Virally licensed code in FreeBSD kernel
perrin at apotheon.com
Mon Apr 16 18:51:01 UTC 2007
On Mon, Apr 16, 2007 at 11:50:22AM -0500, Erik Osterholm wrote:
> On Sun, Apr 15, 2007 at 11:52:04AM -0600, Chad Perrin wrote:
> > On Sat, Apr 14, 2007 at 03:46:31PM -0500, Erik Osterholm wrote:
> If your goal is to prevent lawsuits, stop now. You've already lost.
> You can be sued (in the US, at least) for just about anything or for
> any reason.
> If your goal is to win, should someone file a frivolous lawsuit, your
> above statement is irrelevant. My beliefs on the subject will not win
> it for me.
Okay . . . so what's the point of arguing with me about it, if you think
it's all irrelevant? Aren't the legal ramifications of these licenses
sorta the point of discussing whether one license is "more free" than
another? I mean, sure, there's an ethical component -- but, frankly,
ethicality is not dependent on licensing. The purpose of licensing is
to manifest either ethics or personal desire for how copyrighted
material can be used *in law*.
> > Look at it this way: including GPLed code in a larger codebase,
> > compiled as a single binary, renders the entire thing "code . . .
> > governed by the terms of this license", where "this license" in this
> > case would mean the GPL. The very fact of inclusion of the source
> > code changes the necessary licensing of the entire codebase. Thus,
> > the question of whether the larger project is "code (not) goverened
> > by the terms of this license" must be decided *outside of the
> > statement* "code not governed by the terms of this license".
> The GPL differs due to the wording. I think someone else already
> pointed this out.
Yes, it does. I've pointed it out as well. Thank you for the news
> > > But 3.6 only requires that the "requirements of the License are
> > > fulfilled for the Covered Software." It doesn't say that the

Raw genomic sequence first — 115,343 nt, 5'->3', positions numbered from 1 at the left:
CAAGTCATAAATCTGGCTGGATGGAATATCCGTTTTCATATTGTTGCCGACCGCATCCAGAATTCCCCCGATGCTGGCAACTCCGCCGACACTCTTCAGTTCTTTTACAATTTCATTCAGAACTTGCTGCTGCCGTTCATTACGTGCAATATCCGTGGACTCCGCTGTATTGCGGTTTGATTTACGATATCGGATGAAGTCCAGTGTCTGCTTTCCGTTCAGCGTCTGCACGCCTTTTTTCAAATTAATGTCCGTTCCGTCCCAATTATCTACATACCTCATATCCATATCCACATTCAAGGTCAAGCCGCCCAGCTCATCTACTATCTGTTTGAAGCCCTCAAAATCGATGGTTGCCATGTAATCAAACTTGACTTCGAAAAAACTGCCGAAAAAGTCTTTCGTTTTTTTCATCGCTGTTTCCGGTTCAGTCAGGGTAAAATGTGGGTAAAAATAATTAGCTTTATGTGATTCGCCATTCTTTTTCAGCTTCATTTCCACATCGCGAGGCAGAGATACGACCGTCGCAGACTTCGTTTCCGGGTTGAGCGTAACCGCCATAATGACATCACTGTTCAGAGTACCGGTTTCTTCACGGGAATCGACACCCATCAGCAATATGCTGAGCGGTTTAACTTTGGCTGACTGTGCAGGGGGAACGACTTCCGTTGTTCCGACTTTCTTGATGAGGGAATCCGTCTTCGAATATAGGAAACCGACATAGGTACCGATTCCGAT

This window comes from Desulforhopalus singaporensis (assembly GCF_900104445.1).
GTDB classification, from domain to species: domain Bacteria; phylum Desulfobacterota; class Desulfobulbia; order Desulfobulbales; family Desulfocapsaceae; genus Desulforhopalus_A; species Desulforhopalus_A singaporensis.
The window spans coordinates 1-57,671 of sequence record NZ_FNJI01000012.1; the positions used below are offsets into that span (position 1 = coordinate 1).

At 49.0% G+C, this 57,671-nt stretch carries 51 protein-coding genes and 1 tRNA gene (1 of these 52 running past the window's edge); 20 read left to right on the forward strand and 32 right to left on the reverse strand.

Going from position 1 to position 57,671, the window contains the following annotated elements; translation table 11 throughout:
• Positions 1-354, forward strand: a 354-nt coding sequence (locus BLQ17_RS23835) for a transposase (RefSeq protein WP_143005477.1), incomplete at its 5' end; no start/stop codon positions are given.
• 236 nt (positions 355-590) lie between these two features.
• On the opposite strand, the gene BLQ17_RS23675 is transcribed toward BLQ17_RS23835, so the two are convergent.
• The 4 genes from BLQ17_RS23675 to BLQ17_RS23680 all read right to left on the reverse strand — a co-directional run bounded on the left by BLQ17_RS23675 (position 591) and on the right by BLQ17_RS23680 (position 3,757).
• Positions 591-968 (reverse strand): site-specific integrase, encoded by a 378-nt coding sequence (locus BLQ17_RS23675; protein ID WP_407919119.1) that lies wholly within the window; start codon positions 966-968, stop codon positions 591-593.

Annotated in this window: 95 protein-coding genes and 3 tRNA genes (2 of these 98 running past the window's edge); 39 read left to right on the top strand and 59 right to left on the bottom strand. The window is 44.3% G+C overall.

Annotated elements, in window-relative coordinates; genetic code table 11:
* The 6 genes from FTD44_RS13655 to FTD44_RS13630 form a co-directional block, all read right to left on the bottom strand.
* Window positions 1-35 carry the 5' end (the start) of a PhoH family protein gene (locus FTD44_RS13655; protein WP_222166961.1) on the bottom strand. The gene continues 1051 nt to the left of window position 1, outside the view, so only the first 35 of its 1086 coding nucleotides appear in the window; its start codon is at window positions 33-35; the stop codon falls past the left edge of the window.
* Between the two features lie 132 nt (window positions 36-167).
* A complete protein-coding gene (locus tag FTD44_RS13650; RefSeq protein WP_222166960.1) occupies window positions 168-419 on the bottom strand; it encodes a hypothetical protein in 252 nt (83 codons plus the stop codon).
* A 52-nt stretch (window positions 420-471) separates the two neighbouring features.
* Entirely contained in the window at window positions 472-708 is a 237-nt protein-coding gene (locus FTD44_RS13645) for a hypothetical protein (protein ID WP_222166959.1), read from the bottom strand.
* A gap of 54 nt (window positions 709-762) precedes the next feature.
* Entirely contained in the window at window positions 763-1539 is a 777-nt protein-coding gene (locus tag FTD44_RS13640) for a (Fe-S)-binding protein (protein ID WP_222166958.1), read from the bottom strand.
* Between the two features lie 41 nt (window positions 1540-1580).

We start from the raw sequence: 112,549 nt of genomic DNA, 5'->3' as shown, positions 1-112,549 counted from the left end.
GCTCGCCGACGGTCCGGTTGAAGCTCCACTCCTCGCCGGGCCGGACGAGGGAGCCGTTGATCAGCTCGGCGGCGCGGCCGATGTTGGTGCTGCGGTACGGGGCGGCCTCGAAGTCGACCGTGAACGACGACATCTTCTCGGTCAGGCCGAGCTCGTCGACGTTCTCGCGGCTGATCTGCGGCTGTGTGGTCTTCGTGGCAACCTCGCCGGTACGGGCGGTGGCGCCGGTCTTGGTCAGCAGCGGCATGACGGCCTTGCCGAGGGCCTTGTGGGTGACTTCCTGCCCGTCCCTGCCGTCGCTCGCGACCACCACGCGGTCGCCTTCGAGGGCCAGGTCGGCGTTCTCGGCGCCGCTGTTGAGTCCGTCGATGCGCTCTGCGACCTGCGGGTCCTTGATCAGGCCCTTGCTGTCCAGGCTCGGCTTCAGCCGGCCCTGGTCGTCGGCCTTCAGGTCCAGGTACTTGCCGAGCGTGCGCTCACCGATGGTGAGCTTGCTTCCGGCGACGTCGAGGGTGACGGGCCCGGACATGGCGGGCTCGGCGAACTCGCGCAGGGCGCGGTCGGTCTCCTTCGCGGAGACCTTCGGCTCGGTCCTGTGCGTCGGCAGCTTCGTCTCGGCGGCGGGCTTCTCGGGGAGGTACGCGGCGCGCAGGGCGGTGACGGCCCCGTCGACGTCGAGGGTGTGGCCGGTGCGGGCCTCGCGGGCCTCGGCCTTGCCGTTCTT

> > > requirements of the License must be fulfilled for the Larger Work.
> > The term "Covered Software" is another one of those statements like
> > "code not goverened by the terms of this license" which, in and of
> > itself, does not tell you whether or not the code in question is
> > govered by the terms of the license. In other words, a statement
> > within the license telling you what you may or may not do with
> > "Covered Software" doesn't, in and of itself, tell you whether a
> > given block of code is considered "Covered Software". It just tells
> > you what you may or may not do with it *if it is* "Covered
> > Software".
> > > Covered Software is clearly defined, and the other parts of
> > > FreeBSD do not fall under this definition.
> > Please quote for me the relevant definitive passage.
> 1.3. "Covered Software" means (a) the Original Software, or
> (b) Modifications, or (c) the combination of files containing Original
> Software with files containing Modifications, in each case including
> portions thereof.
Now relate it back to what I said in a way that disputes what I've said
about it. That passage does not, in and of itself, mean anything about
whether a given piece of software is "Covered Software". To determine
whether or not some piece of originally foreign code is "Covered
Software", you have to determine whether it has become "Modifications"
or comprises part of "the combination of files containing Original
Software with files containing Modifications" et cetera.
No single clause in the CDDL exists in a vacuum.
> The source files for FreeBSD are not Original Software, Modifications,
> and therefore cannot be the combination of files containing Original
> Software with files containing Modifications (as it is neither).
> If you need the definitions of any of the rest of the terms, feel free
> to visit http://www.sun.com/cddl/cddl.html
I've been reading and quoting the CDDL quite a bit in this discussion,
and I've read it before. Thanks for the link, but I can find it via
Google when I need it.
CCD CopyWrite Chad Perrin [ http://ccd.apotheon.org ]
Brian K. Reid: "In computer science, we stand on each other's feet."
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